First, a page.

Although the weather can be pretty variable in the Dolomites I didn't find much wind on this trip and as such using the BeFree Advanced with the lightweight Canon M5 mirrorless camera was a real treat. Both set-ups are super light and when you're covering 15+ miles a day walking over a few thousand feet of elevation it becomes a major plus point. There were occasions where I had to extend the centre column again - this often happens on terrain with a gradient if you are looking back down for example. The tilting screen of the M5 does allow me to keep it lower but the stability never felt like an issue.
Here I was shooting at a fairly narrow aperture (f14) to get some front to back focus (don't worry I don't always stick to the rules I promise!) so although it was the middle of the day I wanted the tripod just to be sure I could get it nice and sharp throughout.
The temperature was just under 30C degrees and after a fairly long walk UP to this location I was again very glad of the lightweight nature of the tripod - I know I'm banging on about that but it really is THE biggest plus point for me and if you're using a lightweight camera set-up it really is a great little tripod.
This little chap fitted neatly into my suitcase without taking up much room at all. Also it's small enough to slip into a medium sized camera bag, I even had it hooked onto my lightweight side shoulder bag as I walked meaning I could have both hands free if necessary.
Let's get straight to the point...If you've got a big DSLR (Nikon D810, Canon 5D MKIV etc) with a wide variety of lenses, some over 200mm then this tripod is not for you. More to the point, it's not designed for you!! However, if you shoot with a lightweight mirrorless set-up, or indeed a DSLR with perhaps lenses up to 100mm and you want something super-lightweight that is actually very well put together (Italian made, not Chinese!) then this BeFree Advanced Aluminium Tripod might just be what you need. It's a bargain at under £150 and it comes with a little shoulder bag and a decent ball head that is more than capable of performing to a good standard. I can't emphasise how much better this will make your life if you're currently tired from heaving around a big heavy tripod. After all you're not going to be very productive or aesthetically creative if you're huffing and puffing from lugging the tripod around all day - I genuinely believe this!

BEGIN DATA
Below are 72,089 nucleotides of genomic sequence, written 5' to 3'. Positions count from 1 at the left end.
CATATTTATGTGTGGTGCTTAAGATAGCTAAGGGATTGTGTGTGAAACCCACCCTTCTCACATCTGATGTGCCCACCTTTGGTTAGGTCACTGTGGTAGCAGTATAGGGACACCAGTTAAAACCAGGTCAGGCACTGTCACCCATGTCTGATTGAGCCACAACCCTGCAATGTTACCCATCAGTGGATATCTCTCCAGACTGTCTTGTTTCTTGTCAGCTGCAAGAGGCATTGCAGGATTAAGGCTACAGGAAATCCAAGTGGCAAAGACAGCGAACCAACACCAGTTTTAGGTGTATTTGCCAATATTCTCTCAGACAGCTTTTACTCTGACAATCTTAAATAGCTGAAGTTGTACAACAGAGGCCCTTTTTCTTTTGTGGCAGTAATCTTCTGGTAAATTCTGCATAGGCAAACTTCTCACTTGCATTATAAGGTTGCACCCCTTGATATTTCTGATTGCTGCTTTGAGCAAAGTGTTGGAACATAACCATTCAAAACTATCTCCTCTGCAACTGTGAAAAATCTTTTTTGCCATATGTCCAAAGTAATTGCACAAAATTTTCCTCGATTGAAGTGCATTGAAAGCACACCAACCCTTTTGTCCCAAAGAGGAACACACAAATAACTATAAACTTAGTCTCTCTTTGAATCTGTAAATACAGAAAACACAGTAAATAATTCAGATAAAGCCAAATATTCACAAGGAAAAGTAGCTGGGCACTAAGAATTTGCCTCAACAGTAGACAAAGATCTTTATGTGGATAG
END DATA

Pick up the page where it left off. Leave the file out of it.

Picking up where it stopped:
Also, and this is something that's often overlooked - using a tripod is a great way to slow down your process and concentrate on fine tuning your compositions. Just taking the time to carefully check your composition and make those minor last moment adjustments of angle, border patrol, whatever it may be. It's true that these days our cameras have much better low-light capabilities so shooting at higher ISO's is not a major problem and it can be tempting, BUT you will find that if you can stick to low ISO's you will generally get a cleaner image (if that's the aesthetic you're aiming at) and having the tripod will allow you to get the ISO down and not worry about shutter speeds.
In addition to taking the time to compose carefully, I've heard some people saying recently not to worry about ND Grads now because the dynamic range is so wide that you can pull it all back later in post. I personally prefer to take the time to use filtration and balance the light and composition at the time of capture. I find that if you can set-up your gear on a tripod it makes adding filters and fine tuning so much easier rather than wrestling with putting them on hand-held.
All in all, this is an excellent little travel tripod that can cope with most things, if you're using it with the right gear. If you're looking for something a little bit stronger but still lightweight then I'd suggest checking out the Gitzo Traveler Series 1 Tripod Kit we reviewed previously.
>>> Thanks to WEX Photo Video and Manfrotto for lending me this tripod to try out. There is no commercial reward for us here at The Togcast on any of our gear reviews, we simply do it to help all of you get to know some gear a little better and provide some extra content. And yes, we have to send all the gear back! <<<